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Synopsis: Proposed legal amendments to the Indian Forest Act are in the right direction.
The environment ministry recently initiated the process to amend the existing forest legislation. It has been now put up in the public domain recently to invite stakeholders’ and state governments’ response.
Why was there a need to amend the Indian Forest Act?
An amendment to the obsolete Indian Forest Act has been due for a long while, especially since 1996, when a judgment by the Supreme Court changed the very fundamentals of the concept of forests and their governance.
The court had opined that any green patch that conformed to the “dictionary meaning” of the term “forest” be considered forest and governed accordingly. However, the judgement of the SC has become troublesome for some reasons.
With this, most kinds of land with a green canopy, regardless of their ownership, became “deemed forest”, requiring forest authorities’ prior permission before putting them to any use.
Public institutions like the railways and road departments, too, needed the forest ministry’s nod to utilise their spare land alongside rail tracks and roads if trees or other vegetation had come up there.
Strategically vital projects in border areas and elsewhere, too, had to go through the time-consuming process of getting necessary clearances.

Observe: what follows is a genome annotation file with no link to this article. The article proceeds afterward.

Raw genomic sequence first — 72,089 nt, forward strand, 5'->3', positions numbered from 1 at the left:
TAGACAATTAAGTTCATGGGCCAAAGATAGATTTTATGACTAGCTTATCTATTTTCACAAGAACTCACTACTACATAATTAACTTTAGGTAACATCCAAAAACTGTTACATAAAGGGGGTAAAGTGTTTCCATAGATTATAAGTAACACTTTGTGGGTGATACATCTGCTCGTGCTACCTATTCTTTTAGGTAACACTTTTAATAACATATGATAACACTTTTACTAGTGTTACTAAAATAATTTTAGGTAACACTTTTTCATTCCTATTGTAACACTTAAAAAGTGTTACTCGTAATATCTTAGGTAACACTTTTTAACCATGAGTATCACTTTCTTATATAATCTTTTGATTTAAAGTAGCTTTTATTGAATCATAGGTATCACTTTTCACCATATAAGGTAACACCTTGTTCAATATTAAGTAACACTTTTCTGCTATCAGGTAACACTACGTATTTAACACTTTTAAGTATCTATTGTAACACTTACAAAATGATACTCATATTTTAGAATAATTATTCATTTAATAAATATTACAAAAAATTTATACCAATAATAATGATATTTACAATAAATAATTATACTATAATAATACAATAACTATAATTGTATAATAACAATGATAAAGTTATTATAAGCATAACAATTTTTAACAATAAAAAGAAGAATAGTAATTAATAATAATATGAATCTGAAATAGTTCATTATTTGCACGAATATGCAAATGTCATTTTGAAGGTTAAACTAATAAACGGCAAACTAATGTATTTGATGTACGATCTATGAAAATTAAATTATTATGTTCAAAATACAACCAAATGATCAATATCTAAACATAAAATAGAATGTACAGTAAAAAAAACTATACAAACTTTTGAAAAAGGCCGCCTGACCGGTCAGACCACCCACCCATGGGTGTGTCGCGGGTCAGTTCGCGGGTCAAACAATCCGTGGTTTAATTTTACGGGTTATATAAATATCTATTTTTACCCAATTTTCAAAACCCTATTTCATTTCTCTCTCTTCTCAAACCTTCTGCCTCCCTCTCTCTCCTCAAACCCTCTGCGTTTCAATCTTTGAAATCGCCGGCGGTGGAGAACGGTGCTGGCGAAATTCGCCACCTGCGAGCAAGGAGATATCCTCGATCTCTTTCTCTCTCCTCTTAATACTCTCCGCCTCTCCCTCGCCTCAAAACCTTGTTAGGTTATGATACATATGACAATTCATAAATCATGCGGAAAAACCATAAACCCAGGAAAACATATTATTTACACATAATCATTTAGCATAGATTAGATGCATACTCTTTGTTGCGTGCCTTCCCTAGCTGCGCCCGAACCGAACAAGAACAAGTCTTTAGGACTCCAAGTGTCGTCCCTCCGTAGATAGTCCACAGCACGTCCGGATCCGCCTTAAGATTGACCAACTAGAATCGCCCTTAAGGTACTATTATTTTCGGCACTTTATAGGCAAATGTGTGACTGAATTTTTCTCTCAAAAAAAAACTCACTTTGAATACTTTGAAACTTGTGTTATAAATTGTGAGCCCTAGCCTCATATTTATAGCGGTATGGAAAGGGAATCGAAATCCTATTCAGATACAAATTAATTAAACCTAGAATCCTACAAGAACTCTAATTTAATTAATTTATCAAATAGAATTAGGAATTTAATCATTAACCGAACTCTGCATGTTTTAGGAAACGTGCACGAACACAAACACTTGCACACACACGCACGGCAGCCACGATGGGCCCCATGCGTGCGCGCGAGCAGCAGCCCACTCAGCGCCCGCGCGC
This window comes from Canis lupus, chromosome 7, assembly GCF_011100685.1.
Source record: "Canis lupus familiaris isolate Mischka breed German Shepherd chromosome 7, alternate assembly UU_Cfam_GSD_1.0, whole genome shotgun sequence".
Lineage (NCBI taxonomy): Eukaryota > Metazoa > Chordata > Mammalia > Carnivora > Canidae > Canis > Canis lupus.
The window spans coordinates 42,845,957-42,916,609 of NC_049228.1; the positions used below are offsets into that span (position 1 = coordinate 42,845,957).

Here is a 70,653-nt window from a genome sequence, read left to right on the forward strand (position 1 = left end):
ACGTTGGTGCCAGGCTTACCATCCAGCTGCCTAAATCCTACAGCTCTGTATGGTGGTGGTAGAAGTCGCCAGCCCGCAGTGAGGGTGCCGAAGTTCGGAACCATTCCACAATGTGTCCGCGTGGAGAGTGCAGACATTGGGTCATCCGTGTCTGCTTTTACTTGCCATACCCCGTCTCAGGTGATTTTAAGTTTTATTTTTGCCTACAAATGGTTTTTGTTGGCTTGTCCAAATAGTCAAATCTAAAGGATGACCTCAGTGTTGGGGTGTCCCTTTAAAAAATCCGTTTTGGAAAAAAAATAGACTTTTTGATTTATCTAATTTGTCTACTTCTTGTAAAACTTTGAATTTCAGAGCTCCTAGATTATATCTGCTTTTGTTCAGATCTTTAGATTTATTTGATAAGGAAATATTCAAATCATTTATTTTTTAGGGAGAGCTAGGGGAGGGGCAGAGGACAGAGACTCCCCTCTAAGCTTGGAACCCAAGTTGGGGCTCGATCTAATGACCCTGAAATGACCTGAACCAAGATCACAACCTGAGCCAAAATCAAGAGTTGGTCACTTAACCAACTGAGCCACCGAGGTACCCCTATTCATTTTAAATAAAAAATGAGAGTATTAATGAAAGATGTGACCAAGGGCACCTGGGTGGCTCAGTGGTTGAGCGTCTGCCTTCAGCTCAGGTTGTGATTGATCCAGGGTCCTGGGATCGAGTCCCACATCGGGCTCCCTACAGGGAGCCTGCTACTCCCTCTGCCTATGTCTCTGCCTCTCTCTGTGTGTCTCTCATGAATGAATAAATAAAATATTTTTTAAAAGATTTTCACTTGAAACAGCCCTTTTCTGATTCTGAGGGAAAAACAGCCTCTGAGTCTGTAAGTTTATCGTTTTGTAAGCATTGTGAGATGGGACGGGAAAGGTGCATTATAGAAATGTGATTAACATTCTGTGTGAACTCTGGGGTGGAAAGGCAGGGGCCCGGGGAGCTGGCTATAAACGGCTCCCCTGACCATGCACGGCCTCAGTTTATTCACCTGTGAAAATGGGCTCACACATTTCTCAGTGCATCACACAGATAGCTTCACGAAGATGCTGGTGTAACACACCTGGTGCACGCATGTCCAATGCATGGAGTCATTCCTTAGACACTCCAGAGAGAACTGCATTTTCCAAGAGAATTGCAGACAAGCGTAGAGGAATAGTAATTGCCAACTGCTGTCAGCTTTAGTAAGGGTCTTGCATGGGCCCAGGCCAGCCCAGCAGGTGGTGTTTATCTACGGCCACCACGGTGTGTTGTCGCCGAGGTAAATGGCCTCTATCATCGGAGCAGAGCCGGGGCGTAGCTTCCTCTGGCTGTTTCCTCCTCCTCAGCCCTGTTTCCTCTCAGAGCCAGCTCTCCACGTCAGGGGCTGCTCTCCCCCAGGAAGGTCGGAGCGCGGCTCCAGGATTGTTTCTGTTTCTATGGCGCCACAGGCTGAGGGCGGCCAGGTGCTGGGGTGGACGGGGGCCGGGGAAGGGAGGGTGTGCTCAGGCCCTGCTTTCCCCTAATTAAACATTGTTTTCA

What are the positives in the draft Indian Forest Act?
Firstly, the text does away with many of the contentious and thorny regulatory provisions of the previous drafts and can, with necessary changes, form the basis for the modification of this law.
Secondly, while decriminalizing minor offenses to reduce the load on public litigation, it proposes relatively high penalties for major infringements and also more stringent norms for forest conservation.
Thirdly, it seeks to introduce a novel concept of “pristine forests” where no non-forestry activity will be allowed under any circumstances.
Fourthly, the new draft seeks to introduce some significant and need-based reforms in the forest sector, which can potentially pave the way for forestry activities even on private lands. Most of the concerns related to curbs on harvesting, transit, and trade of the forest produce grown on private plots are proposed to be removed.
What are the contentious issues in the draft Indian Forest Act?
Exploring and extracting oil and natural gas from beneath the forest lands is proposed to be allowed by drilling holes from outside the forest areas without harming the underground water aquifers. This provision, however, may turn controversial as experts still differ on the efficacy of this technology.
The draft fails to lay due emphasis on promoting agro-forestry, which has a huge potential to expand green cover in rural areas, apart from generating additional income for the farmers.
What is the way forward?
Promoting tree plantations on private lands and agricultural farms has, indeed, become imperative now due to the lack of government or community lands for raising new forests.
Private participation is vital to meet the targets of covering 33% land with forests and creating a carbon sink to lock in 2.5-3 billion tonnes of carbon dioxide as stipulated under the Paris agreement on climate change.
The paramount need today is to strike a joint endeavour by the public and private sectors to achieve this key objective.
Source: This post is based on the article “Expanding Forest cover” published in Business Standard on 20th October 2021.